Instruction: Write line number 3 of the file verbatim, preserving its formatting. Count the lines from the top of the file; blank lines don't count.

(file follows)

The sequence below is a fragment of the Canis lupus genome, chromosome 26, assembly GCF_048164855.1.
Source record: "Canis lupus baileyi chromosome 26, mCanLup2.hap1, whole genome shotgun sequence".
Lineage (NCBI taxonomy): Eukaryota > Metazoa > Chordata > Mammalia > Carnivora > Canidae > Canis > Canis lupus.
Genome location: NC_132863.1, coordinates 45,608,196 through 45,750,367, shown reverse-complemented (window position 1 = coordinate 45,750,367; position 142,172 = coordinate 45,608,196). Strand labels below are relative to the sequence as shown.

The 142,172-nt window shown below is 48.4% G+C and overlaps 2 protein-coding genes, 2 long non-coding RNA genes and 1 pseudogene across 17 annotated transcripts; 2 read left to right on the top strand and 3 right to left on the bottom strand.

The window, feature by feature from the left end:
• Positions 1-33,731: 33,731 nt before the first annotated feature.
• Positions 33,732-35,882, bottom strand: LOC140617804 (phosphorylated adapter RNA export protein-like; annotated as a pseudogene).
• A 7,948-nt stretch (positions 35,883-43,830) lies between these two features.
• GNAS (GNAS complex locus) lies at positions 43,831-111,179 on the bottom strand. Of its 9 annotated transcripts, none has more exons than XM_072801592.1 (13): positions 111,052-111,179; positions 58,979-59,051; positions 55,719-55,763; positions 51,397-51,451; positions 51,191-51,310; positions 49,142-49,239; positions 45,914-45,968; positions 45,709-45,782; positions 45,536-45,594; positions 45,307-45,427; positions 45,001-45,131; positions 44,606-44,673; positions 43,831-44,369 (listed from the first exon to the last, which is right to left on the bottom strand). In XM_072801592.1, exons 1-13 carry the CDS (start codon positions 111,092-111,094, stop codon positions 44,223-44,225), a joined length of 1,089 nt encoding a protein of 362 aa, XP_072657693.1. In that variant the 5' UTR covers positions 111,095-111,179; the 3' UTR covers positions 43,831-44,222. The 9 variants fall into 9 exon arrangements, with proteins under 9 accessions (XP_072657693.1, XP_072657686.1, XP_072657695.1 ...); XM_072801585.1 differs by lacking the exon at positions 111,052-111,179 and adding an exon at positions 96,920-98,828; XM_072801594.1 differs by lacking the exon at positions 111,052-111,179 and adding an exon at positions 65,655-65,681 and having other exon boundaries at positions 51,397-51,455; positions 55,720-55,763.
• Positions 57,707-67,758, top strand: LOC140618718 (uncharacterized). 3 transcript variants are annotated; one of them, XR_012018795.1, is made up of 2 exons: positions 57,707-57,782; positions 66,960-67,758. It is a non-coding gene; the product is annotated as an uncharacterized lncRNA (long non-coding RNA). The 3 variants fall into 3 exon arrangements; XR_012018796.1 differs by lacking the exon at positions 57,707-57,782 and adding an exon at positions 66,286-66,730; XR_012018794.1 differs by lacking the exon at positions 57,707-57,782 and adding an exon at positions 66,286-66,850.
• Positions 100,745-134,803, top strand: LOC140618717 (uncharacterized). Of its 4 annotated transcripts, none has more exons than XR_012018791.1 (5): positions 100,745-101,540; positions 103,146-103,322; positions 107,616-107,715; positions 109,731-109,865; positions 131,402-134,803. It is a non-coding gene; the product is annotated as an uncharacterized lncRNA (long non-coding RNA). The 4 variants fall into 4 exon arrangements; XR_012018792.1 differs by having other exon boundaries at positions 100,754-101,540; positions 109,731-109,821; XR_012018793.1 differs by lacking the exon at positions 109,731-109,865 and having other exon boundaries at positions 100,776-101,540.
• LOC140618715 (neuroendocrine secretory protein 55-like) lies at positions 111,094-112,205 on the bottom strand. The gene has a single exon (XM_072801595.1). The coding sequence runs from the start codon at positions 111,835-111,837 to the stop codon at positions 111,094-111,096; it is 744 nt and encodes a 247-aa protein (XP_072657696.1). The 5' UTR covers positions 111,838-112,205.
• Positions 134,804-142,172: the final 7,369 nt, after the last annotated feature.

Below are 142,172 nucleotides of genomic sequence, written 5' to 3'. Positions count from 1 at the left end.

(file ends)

Lineage (NCBI taxonomy): Eukaryota > Metazoa > Chordata > Mammalia > Carnivora > Canidae > Canis > Canis lupus.